A planet the size of earth around a pretty active M7 red dwarf (think of M to X level flares almost every day) has a decent magnetic field of 0.5-0.8 Gauss, orbiting at a distance of 0.0443AU, with a 1.1 atm Nitrogen and Oxygen dominated atmosphere. How far south would auroras be visible in a situation like that? I would have thought that a strong magnetic field will result in weaker and smaller auroras, however the red dwarf is pretty active so it could compensate for that and still produce pretty bright auroras?

Planet inclination: 13º

Magnetic field alignment vs rotation alignment offset: 15º

  • $\begingroup$ What is your planet's magnetic field alignment vs its rotation axis? Also its inclination. Also do you want to check daytime visibility of auroras or not? $\endgroup$
    – Vesper
    Commented Oct 12, 2023 at 7:49
  • $\begingroup$ @Vesper About 15º difference from the rotation axis. The inclination of the planet is about 13º. And sure i don’t mind checking for daytime visibility $\endgroup$ Commented Oct 12, 2023 at 7:52
  • $\begingroup$ Hmm, hmmm. Been reading this swpc.noaa.gov/content/aurora-tutorial a dependency is depicted from solar magnetic events interfering with geomagnetism in form of a K[sub]p[/sub] and location of aurorae. Perhaps calculating Kp for your planet and a given solar activity would give you some answers. Also with 15 degrees offset, the areas at the same longitude as the magnetic pole would get aurora at lower latitudes than those sideward, by roughly this offset, give or take local field anomalies. $\endgroup$
    – Vesper
    Commented Oct 12, 2023 at 8:00
  • 2
    $\begingroup$ @FoxStudios In the future, please note that we recommend querents waiting 24-48 hours before awarding the coveted green check mark. We have users around the world and human nature is to stop looking at questions that have been "officially answered." You might find a better answer, but even if you don't, future users might find excellent insight when reviewing your question due to the greater number of answers - and you might read an answer that changes your view of why you were asking the question. $\endgroup$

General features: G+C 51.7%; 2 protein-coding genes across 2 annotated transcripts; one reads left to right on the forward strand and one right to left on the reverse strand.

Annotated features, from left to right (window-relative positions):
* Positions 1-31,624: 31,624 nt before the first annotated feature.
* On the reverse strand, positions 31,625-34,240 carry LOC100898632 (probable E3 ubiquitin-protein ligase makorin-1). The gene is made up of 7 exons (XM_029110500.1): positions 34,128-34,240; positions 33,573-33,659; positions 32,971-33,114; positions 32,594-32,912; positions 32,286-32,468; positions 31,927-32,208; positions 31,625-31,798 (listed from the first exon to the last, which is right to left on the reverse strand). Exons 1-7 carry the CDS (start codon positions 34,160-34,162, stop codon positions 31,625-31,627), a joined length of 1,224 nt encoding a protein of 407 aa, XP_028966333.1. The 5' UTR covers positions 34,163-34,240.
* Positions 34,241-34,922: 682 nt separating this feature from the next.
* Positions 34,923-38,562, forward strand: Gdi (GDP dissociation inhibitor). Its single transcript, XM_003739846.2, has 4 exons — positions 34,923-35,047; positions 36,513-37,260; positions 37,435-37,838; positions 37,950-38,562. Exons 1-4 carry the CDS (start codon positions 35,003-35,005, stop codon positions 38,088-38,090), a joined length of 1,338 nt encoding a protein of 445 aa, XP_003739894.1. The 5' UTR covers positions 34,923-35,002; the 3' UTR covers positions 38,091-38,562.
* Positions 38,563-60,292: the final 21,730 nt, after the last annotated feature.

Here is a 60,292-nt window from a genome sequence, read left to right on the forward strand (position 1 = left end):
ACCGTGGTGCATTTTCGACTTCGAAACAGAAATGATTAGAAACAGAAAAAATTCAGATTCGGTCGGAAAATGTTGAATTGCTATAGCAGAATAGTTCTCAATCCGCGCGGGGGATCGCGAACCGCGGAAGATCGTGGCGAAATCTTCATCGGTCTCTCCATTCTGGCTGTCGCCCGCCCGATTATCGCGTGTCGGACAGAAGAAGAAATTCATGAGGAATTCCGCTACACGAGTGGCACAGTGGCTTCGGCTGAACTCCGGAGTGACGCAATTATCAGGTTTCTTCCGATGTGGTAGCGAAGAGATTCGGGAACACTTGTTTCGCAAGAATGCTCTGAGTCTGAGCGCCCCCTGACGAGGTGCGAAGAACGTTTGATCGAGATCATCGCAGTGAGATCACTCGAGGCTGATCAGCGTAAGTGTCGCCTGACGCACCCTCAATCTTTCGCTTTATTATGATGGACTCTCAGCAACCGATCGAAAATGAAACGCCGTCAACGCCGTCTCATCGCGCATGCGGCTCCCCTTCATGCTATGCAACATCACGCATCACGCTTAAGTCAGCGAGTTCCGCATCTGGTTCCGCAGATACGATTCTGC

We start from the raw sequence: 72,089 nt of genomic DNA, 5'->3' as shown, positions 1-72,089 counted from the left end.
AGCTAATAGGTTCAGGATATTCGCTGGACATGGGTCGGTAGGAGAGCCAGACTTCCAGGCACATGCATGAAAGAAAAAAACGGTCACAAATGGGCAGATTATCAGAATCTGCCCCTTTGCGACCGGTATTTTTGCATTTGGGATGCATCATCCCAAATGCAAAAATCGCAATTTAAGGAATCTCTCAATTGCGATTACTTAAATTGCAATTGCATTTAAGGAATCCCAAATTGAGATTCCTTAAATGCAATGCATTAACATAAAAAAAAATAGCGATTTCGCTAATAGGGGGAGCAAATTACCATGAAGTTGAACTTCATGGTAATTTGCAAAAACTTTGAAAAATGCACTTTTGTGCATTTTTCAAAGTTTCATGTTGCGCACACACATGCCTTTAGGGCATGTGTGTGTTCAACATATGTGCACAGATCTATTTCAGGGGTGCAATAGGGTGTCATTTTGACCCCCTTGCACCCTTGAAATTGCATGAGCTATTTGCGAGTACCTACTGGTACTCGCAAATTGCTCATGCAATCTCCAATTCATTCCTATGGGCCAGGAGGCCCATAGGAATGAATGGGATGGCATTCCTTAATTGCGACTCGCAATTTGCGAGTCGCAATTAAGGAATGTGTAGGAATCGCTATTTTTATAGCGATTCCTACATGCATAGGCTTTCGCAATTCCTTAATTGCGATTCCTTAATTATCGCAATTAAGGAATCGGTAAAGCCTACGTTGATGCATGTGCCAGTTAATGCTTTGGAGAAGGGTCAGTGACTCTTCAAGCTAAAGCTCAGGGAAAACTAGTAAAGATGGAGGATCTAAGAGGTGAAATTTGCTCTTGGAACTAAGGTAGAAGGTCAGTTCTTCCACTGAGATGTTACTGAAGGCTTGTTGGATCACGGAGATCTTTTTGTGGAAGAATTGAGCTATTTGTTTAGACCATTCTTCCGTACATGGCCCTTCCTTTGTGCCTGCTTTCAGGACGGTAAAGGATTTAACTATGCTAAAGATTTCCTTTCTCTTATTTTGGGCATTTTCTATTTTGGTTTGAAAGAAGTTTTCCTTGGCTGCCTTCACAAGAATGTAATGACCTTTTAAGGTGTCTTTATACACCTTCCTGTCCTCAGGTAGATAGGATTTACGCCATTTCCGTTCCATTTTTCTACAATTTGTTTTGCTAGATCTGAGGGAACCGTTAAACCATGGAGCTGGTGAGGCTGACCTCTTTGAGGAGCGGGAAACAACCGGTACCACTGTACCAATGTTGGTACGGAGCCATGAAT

– JBH
    Commented Oct 12, 2023 at 15:35
  • $\begingroup$ I guess such planet could have fantastic and frequent auroras wherever on the globe and also strong zodiacal light due to the close orbit to star. I've noticed half a Gauss must be very strong value while all orbital parameters are "rescaled" in comparison to it. I didn't simulate such a thing below M4 star, so you honestly could call your planet Aurora Intrappolato. $\endgroup$
    – Peter.k
    Commented Oct 19, 2023 at 20:35

2 Answers 2


Apparently, magnetic poles and geomagnetic poles do not necessarily coincide, as deep-core geophysics is complicated enough causing several magnetic pole areas to sometimes appear on the surface. With space-based events, only geomagnetic poles matter.

The auroras on Earth have been detected as far as southern Europe in 1938, or northern Texas in 2023. So, assuming you have given the geomagnetic pole offset of 15 degrees from north pole, and assuming longitude zero at the geomagnetic pole closer to the north pole (this moves over time, but for estimation such a cooordinate system will do), and the equal magnetic storm on your planet with Earth's Kp=9, this corresponds to having visible aurorae at about 6 degrees closer to equator at zero longitude (according to this Japanese map of geomagnetic pole location, the Earth's north geomagnetic pole has latitude of about 81 degrees, 6 degrees more than your planet's), or 29.5 degrees north. According to auroral maps on Wiki the sideward (90E, 90W) areas would get auroras at about 50 degrees northern latitude, and backward (180E) areas would have the hardest with aurorae, with about 61 degrees north at the highest levels of solar activity.

But, feel free to balance auroral regions with the planet's magnetic field strength, the lower it is, the stronger and the wider would be the area where aurorae would be seen. After all, Kp is an arbitrary coefficient made for general public, at your planet it could reach higher values if compared to Earth's levels of magnetic storms.


Auroras are basically solarwinds plasma ignigting a atmosphere. Now it will be lesser acitve around a red dwarf, due to it being more longtime stable, less energetic. But if you had other objects in the system, which have a strong magnetic influence. Neutron stars comes to min, they can channel, bend and deform any solarwind ejected. In theory, with enough of them around, you could build a solar sized cyclotron, which could produce really strange effects if the particles leak or collide.



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